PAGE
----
› Why We Need AI with Heart
› The Ethics and Diversity of Creativity in AI and Robotics
How the future of creative practice looks like? How can machine learning change the type of creative work that people can make? How using machine learning can help creative experts engaging in creative work? Can we creatively democratize AI, and make the field inclusive of all people and disciplines? And finally how can we stem the dangers than unethical creativity may present?
David Hanson will talk whether designing AI can increase abundance and solve problems, and finding our way peaceably past all the struggles and hardship, to a sustainable future of creativity. It will be two opposite perspectives at integrative platforms that facilitate human creativity, combining the best perception, dialogue, and social robotics tools that we can develop.
Over the next few years we will see AI and robots (as the physical interface of AI) radically change the economic and societal landscape. Recent AI has begun to revolutionize healthcare, fintech, financial markets, and even write news articles and create hot new artworks. All the key trends in AI are accelerating, from computing, to algorithms, computational biology, to market adoption. The revolution has barely begun. We are just now seeing glimmers of the most profound trends towards generalizing AI, and bio-inspired algorithms that are adaptive and self-reprogramming. What are the implications for people in this turbulent time where AI can convolutions of truth and human relationships? Will future AI enhance or harm us? Will they even care? I assert that only by Humanizing the machines, both in form and function, can we raise our AI to understand and care about us, and thereby harmonize with human life. Such efforts must grow beyond an engineering quest, with greater diversify of creative efforts, bringing together arts and humanities, with philosophy and ethics, together with bioscience and AI. By creating machines that reflect and emulate life, we may engage both human and machine creative imagination, to better explore what it means to be human, and decide who we want to be as we voyage into our future. Such machines would then become our friends and partners, our trusted allies, not just slaves. Only by humanizing our machines can we build a stable world with a place for the growing benefit of humans and all sentient beings.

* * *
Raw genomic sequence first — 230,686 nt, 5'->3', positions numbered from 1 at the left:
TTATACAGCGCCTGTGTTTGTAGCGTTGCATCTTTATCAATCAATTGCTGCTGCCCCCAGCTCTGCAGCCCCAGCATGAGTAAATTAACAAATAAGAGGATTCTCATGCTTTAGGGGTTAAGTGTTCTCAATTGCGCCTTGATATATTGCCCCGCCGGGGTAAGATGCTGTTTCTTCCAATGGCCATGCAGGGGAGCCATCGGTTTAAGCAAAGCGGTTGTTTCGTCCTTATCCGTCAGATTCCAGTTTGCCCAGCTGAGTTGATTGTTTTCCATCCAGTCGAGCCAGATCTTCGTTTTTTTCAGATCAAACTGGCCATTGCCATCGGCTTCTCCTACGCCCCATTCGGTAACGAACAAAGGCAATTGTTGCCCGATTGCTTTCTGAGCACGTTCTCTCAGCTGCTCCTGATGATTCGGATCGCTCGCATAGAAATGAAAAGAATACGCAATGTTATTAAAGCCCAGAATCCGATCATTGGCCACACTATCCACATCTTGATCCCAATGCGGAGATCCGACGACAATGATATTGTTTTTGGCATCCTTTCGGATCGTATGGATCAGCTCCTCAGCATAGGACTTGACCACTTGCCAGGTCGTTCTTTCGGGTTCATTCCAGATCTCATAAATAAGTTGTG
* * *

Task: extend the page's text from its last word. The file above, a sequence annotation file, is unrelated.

David Hanson develops robots that are widely regarded as the world’s most human-like in appearance, in a lifelong quest to create true living, caring machines. To accomplish these goals, Hanson integrates figurative arts with cognitive science and robotics engineering, inventions novel skin materials, facial expression mechanisms, and collaborative developments in AI, within humanoid artworks like Sophia the robot, which can engage people in naturalistic face-to-face conversations and currently serve in AI research, education, therapy, and other uses. Hanson worked as a Walt Disney Imagineer, both a sculptor and a technical consultant in robotics, and later founded Hanson Robotics. As a researcher, Hanson published dozens of papers in materials science, artificial intelligence, cognitive science, and robotics journals — including SPIE, IEEE, the International Journal of Cognitive Science, IROS, AAAI, AI magazine and more. He wrote two books including “Humanizing Robots” and received several patents. Hanson was featured in the New York Times, Popular Science, Scientific American, WIRED, BBC and CNN. He also received earned awards from NASA, NSF, Tech Titans’ Innovator of the Year, RISD, Cooper Hewitt Design Triennial, and the co-received the 2005 AAAI first place prize for open interaction of an AI system. Hanson holds a Ph.D. in Interactive Arts and Technology from the University of Texas at Dallas, and a BFA in lm Animation video from the Rhode Island School of Design.